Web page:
House committees give thumbs down to funding, conscience bills

The New Hampshire House will vote on a pair of pro-life bills Wednesday (2/18/15) that received inexpedient-to-legislate votes in committee. One involves keeping tax dollars away from abortion providers; the other would provide legal protection to health care workers who refuse to participate in abortion or any other procedure to which they conscientiously object.

Anyone who thinks the NHGOP is a pro-life party needs to pay attention to this.


 The funding bill, HB 677,at least got a minority report. Rep. Kurt Wuelper (R-Strafford) of the Judiciary committee summed it up neatly: “The minority believes public funds going to these organizations indirectly supports abortions violating the conscience rights of taxpayers.” Two of his fellow committee members agreed with him; fourteen didn’t. The majority report was written by Republican Charlene Takesian of Pelham. You may recall that during the House hearing on the buffer zone bill last year, Rep. Takesian suggested that handing a leaflet to a woman could be an act of violence.

The conscience bill, HB 670, fared worse, getting a unanimous inexpedient-to-legislate vote in the Health, Human Services and Elderly Affairs Committee. No minority, so no minority report. Yet another Republican, John Fothergill of Colebrook, stepped up to write the committee report, quoted in full here:

The intent of the bill is to protect the right of all healthcare providers, healthcare institutions and health care payers. The committee felt the protection offered was too broad involving individuals as well as institutions. Most professional groups have a code of ethics which provide guidelines to address conscientious objection and offer a better balance between patient rights and provider rights. Finally, the committee did not feel the bill adequately protects the employer.

Without a minority report, the conscience bill goes on the consent calendar, where it will be lumped in with other unanimously-reported bills that will be voted on in one bloc. No one will point out that rejecting this bill means that coercing people to participate in abortion remains perfectly legal in New Hampshire.

“The committee did not feel the bill adequately protects the employer.” Let that one resonate for awhile. Check your consciences at the office door, folks.

Both of the committee majority votes were bipartisan. Quick – which party has the pro-life platform? No one can tell from these votes.

Surely anyone who ran on a pro-life platform should defend conscience rights. Surely anyone who claims to be pro-choice should respect the choice not to facilitate abortions. That’s not what happened in committee, though, and that doesn’t augur well for next Wednesday’s results.

 

NH House elects Shawn Jasper as Speaker

Reps Hall (800x600) (640x480)A parliamentary battle in Concord ended today with Rep. Shawn Jasper (R-Hudson) emerging as Speaker of the New Hampshire House. It took three ballots and more than six hours for Jasper to prevail over former Speaker Bill O’Brien 195-178.

The original candidates for Speaker were Republican former Speaker Bill O’Brien of Mont Vernon and Democrat Steve Shurtleff of Penacook. O’Brien fell four votes shy of a majority on the first ballot, with blank ballots and write-ins preventing either candidate from winning outright. Nominations were then re-opened and Jasper’s name was introduced. After a recess for party caucuses, Shurtleff bowed out of the race. Two ballots later, Jasper prevailed.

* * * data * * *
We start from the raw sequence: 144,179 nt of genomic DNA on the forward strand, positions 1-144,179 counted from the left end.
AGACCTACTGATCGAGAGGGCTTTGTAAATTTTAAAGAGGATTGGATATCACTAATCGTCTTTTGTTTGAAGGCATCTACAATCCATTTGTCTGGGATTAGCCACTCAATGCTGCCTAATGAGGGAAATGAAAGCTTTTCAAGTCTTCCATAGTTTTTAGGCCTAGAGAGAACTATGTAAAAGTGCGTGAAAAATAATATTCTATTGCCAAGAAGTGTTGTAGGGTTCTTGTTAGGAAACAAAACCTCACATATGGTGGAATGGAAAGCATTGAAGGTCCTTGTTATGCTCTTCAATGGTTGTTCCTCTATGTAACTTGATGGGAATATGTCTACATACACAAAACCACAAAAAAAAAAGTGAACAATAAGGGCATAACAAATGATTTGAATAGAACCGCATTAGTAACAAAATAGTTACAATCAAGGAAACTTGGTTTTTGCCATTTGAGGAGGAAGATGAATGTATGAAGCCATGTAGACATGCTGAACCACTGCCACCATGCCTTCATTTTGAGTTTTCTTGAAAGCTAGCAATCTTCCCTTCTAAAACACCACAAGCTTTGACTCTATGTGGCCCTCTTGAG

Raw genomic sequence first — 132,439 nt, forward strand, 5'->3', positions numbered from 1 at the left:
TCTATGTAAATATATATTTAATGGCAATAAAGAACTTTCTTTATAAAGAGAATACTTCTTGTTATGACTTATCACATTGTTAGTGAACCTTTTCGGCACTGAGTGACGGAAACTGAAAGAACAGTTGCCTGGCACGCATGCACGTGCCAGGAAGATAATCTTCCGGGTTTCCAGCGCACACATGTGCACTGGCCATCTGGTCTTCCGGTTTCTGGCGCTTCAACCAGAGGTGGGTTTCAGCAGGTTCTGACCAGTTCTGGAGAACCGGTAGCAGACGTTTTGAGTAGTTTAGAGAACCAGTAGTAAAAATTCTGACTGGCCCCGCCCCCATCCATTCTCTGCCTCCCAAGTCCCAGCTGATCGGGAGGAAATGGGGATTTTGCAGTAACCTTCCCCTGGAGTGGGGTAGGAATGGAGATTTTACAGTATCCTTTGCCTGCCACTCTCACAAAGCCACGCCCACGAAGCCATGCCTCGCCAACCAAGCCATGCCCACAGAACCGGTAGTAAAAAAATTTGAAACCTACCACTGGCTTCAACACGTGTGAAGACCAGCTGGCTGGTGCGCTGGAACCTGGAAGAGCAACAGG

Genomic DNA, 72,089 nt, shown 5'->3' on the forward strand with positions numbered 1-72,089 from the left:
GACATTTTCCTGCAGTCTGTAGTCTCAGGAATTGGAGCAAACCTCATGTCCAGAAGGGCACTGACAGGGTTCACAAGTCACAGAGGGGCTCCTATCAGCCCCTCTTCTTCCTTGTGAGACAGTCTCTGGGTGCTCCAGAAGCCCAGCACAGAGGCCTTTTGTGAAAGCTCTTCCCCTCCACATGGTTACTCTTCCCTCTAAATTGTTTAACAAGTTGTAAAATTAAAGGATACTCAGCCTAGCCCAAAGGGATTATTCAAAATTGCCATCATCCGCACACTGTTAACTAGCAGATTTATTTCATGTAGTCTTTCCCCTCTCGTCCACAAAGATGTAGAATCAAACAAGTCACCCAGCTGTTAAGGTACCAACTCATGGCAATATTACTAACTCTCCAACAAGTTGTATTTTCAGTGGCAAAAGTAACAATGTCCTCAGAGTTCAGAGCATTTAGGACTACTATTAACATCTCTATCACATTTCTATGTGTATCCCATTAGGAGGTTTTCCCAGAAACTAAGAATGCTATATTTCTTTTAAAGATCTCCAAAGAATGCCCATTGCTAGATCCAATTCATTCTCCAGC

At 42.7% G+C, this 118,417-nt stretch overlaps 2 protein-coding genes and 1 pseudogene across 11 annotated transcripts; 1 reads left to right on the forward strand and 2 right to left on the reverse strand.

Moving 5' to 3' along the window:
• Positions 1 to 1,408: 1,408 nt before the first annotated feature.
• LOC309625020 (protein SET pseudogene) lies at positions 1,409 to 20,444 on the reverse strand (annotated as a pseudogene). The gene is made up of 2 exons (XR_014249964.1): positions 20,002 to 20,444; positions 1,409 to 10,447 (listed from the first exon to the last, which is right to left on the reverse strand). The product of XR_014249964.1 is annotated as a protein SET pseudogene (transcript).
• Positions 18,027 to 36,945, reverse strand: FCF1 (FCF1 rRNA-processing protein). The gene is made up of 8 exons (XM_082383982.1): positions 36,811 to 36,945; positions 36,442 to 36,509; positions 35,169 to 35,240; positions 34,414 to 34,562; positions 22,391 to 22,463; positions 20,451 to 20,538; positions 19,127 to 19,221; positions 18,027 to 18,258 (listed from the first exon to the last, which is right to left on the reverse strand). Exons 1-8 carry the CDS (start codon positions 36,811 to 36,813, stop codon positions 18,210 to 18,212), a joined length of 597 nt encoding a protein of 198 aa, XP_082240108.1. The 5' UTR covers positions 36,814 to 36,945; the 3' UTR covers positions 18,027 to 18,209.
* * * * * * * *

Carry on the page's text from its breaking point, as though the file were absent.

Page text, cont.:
Jasper in 2006 on conscience rights


House Bill 1492 from the 2006 session was introduced by five pro-life legislators including current Rep. Kathy Souza (R-Manchester). It was a bill to protect the conscience rights of pharmacists choosing not to participate in dispensing so-called “emergency contraception” or “morning-after” pills. The bill failed. (The full vote is in this House record, which unfortunately requires quite a bit of scrolling to reach HB 1492.)

Rep. Shawn Jasper voted to kill the bill. He was one of the last people to speak to the House before the vote. His remarks were nowhere preserved, as far as I know, so I can’t link to a news account. I was in the gallery that day, though, and one thing Mr. Jasper said to his colleagues has stayed with me ever since.

“If you’re opposed to this kind of thing, you know better than to go into that profession.”

Representative Jasper is now Speaker Jasper.

Jasper’s record on the life issues

Jasper has a mixed record on life-issue bills, voting pro-life more often than not.

In the past session, he supported the original language of Griffin’s Law. He opposed the buffer zone and assisted suicide. On the other side, he voted against abortion-facility licensing and death penalty repeal. He did not vote on personhood.

He has a mixed record on informed consent for abortion, opposing such a bill in 2012 but supporting a similar one in 2013. In the 2011-12 session, he voted for parental notification, and against partial-birth abortion. Oddly, he voted against a resolution commending the work of pregnancy care centers.

Yet to be seen

Bills are already in the works for the 2015 session to deal with abortion statistics, fetal homicide and repeal of the buffer zone law. A decision by Speaker Jasper to support or oppose those measures will play a role in how they’ll be dealt with in the House.

The House majority and minority leadership teams will be named shortly, and committee assignments will follow.